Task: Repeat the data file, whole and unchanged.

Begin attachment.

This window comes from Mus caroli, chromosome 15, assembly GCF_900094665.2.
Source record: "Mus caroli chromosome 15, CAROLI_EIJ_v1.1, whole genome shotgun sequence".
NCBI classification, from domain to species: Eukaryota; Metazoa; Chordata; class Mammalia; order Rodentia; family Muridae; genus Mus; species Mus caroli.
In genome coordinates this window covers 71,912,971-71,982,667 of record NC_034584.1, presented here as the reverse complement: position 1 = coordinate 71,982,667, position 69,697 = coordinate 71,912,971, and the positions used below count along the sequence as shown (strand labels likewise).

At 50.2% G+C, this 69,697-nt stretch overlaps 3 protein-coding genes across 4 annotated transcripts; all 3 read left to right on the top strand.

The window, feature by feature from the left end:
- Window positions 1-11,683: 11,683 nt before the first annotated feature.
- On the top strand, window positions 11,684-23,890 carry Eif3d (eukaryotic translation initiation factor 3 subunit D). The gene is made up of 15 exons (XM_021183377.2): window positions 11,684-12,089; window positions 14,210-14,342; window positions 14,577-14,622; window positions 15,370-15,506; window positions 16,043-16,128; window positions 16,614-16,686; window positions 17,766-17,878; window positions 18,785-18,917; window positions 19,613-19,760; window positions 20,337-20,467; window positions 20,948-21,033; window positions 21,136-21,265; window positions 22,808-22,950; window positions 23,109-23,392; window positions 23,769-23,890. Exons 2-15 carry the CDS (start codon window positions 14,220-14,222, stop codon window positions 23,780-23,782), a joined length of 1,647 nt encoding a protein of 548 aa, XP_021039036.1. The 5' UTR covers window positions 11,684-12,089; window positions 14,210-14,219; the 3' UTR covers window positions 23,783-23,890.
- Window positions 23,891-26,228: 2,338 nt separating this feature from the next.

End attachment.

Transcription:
This window comes from Mus caroli, chromosome 15, assembly GCF_900094665.2.
Source record: "Mus caroli chromosome 15, CAROLI_EIJ_v1.1, whole genome shotgun sequence".
NCBI classification, from domain to species: Eukaryota; Metazoa; Chordata; class Mammalia; order Rodentia; family Muridae; genus Mus; species Mus caroli.
In genome coordinates this window covers 71,912,971-71,982,667 of record NC_034584.1, presented here as the reverse complement: position 1 = coordinate 71,982,667, position 69,697 = coordinate 71,912,971, and the positions used below count along the sequence as shown (strand labels likewise).

At 50.2% G+C, this 69,697-nt stretch overlaps 3 protein-coding genes across 4 annotated transcripts; all 3 read left to right on the top strand.

The window, feature by feature from the left end:
- Window positions 1-11,683: 11,683 nt before the first annotated feature.
- On the top strand, window positions 11,684-23,890 carry Eif3d (eukaryotic translation initiation factor 3 subunit D). The gene is made up of 15 exons (XM_021183377.2): window positions 11,684-12,089; window positions 14,210-14,342; window positions 14,577-14,622; window positions 15,370-15,506; window positions 16,043-16,128; window positions 16,614-16,686; window positions 17,766-17,878; window positions 18,785-18,917; window positions 19,613-19,760; window positions 20,337-20,467; window positions 20,948-21,033; window positions 21,136-21,265; window positions 22,808-22,950; window positions 23,109-23,392; window positions 23,769-23,890. Exons 2-15 carry the CDS (start codon window positions 14,220-14,222, stop codon window positions 23,780-23,782), a joined length of 1,647 nt encoding a protein of 548 aa, XP_021039036.1. The 5' UTR covers window positions 11,684-12,089; window positions 14,210-14,219; the 3' UTR covers window positions 23,783-23,890.
- Window positions 23,891-26,228: 2,338 nt separating this feature from the next.